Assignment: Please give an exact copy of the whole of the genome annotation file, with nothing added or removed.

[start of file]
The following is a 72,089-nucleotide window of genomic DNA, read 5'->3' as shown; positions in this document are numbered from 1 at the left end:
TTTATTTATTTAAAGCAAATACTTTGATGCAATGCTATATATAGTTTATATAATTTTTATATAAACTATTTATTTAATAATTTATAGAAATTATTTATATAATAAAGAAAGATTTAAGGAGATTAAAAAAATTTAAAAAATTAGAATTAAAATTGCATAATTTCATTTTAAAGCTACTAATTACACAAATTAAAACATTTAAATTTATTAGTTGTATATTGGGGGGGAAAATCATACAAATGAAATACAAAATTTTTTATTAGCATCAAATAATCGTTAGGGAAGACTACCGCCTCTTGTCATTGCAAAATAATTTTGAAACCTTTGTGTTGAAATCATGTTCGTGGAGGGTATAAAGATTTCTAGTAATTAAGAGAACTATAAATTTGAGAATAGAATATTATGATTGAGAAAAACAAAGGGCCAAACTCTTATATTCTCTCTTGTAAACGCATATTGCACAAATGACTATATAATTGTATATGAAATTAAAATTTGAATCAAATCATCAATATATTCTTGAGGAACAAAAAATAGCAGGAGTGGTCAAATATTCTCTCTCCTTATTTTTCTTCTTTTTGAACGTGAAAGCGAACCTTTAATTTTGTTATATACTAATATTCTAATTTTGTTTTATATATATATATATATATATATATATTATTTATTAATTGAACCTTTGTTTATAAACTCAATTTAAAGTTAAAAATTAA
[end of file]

The following is a 72,089-nucleotide window of genomic DNA, read 5'->3' as shown; positions in this document are numbered from 1 at the left end:
TTTATTTATTTAAAGCAAATACTTTGATGCAATGCTATATATAGTTTATATAATTTTTATATAAACTATTTATTTAATAATTTATAGAAATTATTTATATAATAAAGAAAGATTTAAGGAGATTAAAAAAATTTAAAAAATTAGAATTAAAATTGCATAATTTCATTTTAAAGCTACTAATTACACAAATTAAAACATTTAAATTTATTAGTTGTATATTGGGGGGGAAAATCATACAAATGAAATACAAAATTTTTTATTAGCATCAAATAATCGTTAGGGAAGACTACCGCCTCTTGTCATTGCAAAATAATTTTGAAACCTTTGTGTTGAAATCATGTTCGTGGAGGGTATAAAGATTTCTAGTAATTAAGAGAACTATAAATTTGAGAATAGAATATTATGATTGAGAAAAACAAAGGGCCAAACTCTTATATTCTCTCTTGTAAACGCATATTGCACAAATGACTATATAATTGTATATGAAATTAAAATTTGAATCAAATCATCAATATATTCTTGAGGAACAAAAAATAGCAGGAGTGGTCAAATATTCTCTCTCCTTATTTTTCTTCTTTTTGAACGTGAAAGCGAACCTTTAATTTTGTTATATACTAATATTCTAATTTTGTTTTATATATATATATATATATATATATATTATTTATTAATTGAACCTTTGTTTATAAACTCAATTTAAAGTTAAAAATTAA